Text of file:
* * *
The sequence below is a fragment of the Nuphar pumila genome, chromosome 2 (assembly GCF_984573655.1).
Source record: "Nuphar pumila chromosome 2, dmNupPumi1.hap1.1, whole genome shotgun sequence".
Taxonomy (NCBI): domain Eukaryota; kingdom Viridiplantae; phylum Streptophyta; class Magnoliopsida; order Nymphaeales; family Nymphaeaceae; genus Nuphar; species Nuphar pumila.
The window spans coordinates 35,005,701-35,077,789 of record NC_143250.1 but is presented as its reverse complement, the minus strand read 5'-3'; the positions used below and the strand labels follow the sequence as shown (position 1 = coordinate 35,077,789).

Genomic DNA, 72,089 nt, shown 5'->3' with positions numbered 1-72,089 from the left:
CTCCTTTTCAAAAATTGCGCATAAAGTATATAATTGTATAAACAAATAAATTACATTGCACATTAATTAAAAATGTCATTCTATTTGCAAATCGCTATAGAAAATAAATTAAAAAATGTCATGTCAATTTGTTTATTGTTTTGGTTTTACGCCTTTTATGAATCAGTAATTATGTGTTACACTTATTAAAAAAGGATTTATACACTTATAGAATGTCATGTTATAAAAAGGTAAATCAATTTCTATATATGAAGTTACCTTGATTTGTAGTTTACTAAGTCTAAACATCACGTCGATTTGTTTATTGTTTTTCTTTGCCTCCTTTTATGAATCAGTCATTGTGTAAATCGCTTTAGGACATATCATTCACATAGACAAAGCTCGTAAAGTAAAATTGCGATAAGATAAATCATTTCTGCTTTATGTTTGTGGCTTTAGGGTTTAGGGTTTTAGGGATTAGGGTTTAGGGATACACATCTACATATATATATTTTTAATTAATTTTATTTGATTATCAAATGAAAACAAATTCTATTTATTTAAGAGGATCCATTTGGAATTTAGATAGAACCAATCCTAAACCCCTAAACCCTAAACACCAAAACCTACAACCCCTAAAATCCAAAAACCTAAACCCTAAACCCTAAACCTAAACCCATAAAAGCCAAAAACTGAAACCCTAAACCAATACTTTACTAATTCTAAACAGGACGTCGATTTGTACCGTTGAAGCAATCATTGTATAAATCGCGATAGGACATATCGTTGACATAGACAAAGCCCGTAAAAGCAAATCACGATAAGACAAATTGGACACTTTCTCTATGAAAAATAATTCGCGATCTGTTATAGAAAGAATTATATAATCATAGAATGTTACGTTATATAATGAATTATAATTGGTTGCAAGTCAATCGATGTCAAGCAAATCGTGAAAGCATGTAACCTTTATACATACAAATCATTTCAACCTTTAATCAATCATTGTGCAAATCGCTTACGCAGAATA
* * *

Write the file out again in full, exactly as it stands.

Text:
The sequence below is a fragment of the Nuphar pumila genome, chromosome 2 (assembly GCF_984573655.1).
Source record: "Nuphar pumila chromosome 2, dmNupPumi1.hap1.1, whole genome shotgun sequence".
Taxonomy (NCBI): domain Eukaryota; kingdom Viridiplantae; phylum Streptophyta; class Magnoliopsida; order Nymphaeales; family Nymphaeaceae; genus Nuphar; species Nuphar pumila.
The window spans coordinates 35,005,701-35,077,789 of record NC_143250.1 but is presented as its reverse complement, the minus strand read 5'-3'; the positions used below and the strand labels follow the sequence as shown (position 1 = coordinate 35,077,789).

Genomic DNA, 72,089 nt, shown 5'->3' with positions numbered 1-72,089 from the left:
CTCCTTTTCAAAAATTGCGCATAAAGTATATAATTGTATAAACAAATAAATTACATTGCACATTAATTAAAAATGTCATTCTATTTGCAAATCGCTATAGAAAATAAATTAAAAAATGTCATGTCAATTTGTTTATTGTTTTGGTTTTACGCCTTTTATGAATCAGTAATTATGTGTTACACTTATTAAAAAAGGATTTATACACTTATAGAATGTCATGTTATAAAAAGGTAAATCAATTTCTATATATGAAGTTACCTTGATTTGTAGTTTACTAAGTCTAAACATCACGTCGATTTGTTTATTGTTTTTCTTTGCCTCCTTTTATGAATCAGTCATTGTGTAAATCGCTTTAGGACATATCATTCACATAGACAAAGCTCGTAAAGTAAAATTGCGATAAGATAAATCATTTCTGCTTTATGTTTGTGGCTTTAGGGTTTAGGGTTTTAGGGATTAGGGTTTAGGGATACACATCTACATATATATATTTTTAATTAATTTTATTTGATTATCAAATGAAAACAAATTCTATTTATTTAAGAGGATCCATTTGGAATTTAGATAGAACCAATCCTAAACCCCTAAACCCTAAACACCAAAACCTACAACCCCTAAAATCCAAAAACCTAAACCCTAAACCCTAAACCTAAACCCATAAAAGCCAAAAACTGAAACCCTAAACCAATACTTTACTAATTCTAAACAGGACGTCGATTTGTACCGTTGAAGCAATCATTGTATAAATCGCGATAGGACATATCGTTGACATAGACAAAGCCCGTAAAAGCAAATCACGATAAGACAAATTGGACACTTTCTCTATGAAAAATAATTCGCGATCTGTTATAGAAAGAATTATATAATCATAGAATGTTACGTTATATAATGAATTATAATTGGTTGCAAGTCAATCGATGTCAAGCAAATCGTGAAAGCATGTAACCTTTATACATACAAATCATTTCAACCTTTAATCAATCATTGTGCAAATCGCTTACGCAGAATA